Wetlands play an important role in the ecosystem and provide many ecosystem services such as erosion reduction, water filtration and creating diverse habitat for wildlife, leading to increased biodiversity. Urbanization, however, has varying effects on wetlands and their associated flora and fauna. This project aimed to determine the extent to which development affects the health and productivity of wetlands in an urban environment. As amphibians are a useful proxy of wetland health, it was important to identify habitat and environmental features of wetlands that affect amphibian diversity and population size. To complete this project, we looked at existing literature, performed call surveys and visual observations to document amphibians’ use of wetlands and devised survey criteria and protocols to assess the importance of different environmental factors. Specifically, we used criteria associated with pollution, impervious features such as roads, emergent vegetation, proximity to upland habitat, and wetland permanency and size. Working with the Miistakis Institute, as part of their Citizen Science Project, we gathered amphibian presence and absence data from across the City of Calgary, and we applied our survey protocols to 20 different wetlands spread throughout the city.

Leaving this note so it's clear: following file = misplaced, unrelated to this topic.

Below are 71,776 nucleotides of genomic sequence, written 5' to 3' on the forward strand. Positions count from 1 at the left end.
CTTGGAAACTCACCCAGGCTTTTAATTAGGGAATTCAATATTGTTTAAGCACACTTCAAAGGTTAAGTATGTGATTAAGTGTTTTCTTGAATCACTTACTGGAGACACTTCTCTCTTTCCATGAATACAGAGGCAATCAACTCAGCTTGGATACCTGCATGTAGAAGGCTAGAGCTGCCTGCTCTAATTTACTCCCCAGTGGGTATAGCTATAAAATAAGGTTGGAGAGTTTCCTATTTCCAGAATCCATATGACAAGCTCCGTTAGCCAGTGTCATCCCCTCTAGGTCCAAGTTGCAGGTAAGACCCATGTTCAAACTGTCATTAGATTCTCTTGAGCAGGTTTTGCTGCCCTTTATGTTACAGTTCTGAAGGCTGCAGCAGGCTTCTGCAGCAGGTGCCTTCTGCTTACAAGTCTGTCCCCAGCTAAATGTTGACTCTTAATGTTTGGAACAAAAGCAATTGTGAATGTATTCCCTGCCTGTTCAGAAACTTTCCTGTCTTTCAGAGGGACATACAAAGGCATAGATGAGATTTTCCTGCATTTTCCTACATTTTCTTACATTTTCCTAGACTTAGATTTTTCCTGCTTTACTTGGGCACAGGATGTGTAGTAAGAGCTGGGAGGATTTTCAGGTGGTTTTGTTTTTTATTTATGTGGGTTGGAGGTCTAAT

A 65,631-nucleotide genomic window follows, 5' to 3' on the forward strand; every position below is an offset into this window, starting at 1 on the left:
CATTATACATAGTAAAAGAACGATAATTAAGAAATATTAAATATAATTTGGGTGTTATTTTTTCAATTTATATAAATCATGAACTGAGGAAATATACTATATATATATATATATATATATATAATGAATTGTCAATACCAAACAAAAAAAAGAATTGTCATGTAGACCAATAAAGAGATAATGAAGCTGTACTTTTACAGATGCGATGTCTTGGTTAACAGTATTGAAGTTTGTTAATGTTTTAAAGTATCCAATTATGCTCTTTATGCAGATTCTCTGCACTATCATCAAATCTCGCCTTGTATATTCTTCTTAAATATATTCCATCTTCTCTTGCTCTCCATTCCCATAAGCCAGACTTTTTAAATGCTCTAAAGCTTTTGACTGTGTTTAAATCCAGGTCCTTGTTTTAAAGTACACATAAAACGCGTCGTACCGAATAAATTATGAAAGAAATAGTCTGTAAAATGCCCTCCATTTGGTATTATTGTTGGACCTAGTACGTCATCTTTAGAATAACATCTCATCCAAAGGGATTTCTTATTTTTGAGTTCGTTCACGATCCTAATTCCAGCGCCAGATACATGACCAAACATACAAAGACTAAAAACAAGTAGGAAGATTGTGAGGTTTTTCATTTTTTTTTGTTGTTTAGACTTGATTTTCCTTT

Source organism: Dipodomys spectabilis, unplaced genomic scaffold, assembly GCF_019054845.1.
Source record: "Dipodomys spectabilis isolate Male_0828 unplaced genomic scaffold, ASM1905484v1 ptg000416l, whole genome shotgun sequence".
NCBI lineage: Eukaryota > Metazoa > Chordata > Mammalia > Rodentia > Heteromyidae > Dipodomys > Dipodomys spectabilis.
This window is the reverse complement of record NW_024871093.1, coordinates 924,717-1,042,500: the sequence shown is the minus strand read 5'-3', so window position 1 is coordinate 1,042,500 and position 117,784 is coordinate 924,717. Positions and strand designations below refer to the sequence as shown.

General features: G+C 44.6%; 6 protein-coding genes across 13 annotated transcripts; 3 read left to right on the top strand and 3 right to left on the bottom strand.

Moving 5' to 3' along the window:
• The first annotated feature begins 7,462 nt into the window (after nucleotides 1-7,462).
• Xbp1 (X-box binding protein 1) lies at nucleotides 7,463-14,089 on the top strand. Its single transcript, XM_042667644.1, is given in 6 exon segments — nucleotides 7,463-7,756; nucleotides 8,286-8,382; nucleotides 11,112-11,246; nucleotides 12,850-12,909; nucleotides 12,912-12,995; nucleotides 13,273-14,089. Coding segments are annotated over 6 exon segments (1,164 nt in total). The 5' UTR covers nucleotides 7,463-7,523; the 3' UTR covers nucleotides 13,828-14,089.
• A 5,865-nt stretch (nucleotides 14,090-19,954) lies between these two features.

We compared data on the presence and absence of various amphibian species to different environmental variables to determine the ability of our protocols to accurately predict amphibian use, and thus assess wetland health. Our analysis showed the importance of a few key variables that are essential for maintaining amphibian diversity. The proximity of wetlands to impervious features such as highways and roads were significantly related to amphibian occupancy. Roads, the associated noise pollution, and the amount of traffic all significantly influenced amphibian diversity. Roads and concrete structures also served to fragment wetland networks and reduced connectivity among wetlands and the upland habitat that is needed by many amphibian species. Our results also showed the importance of the amount of emergent vegetation; a lack of emergent vegetation reduced necessary breeding sites for amphibians and correlated with reduced occupancy levels. These findings are particularly important as many urban centers are currently struggling with how to protect and preserve wetland function in light of increasing urban development. By understanding what variables characterize healthy wetlands, cities will be better prepared to manage wetlands in an urban environment.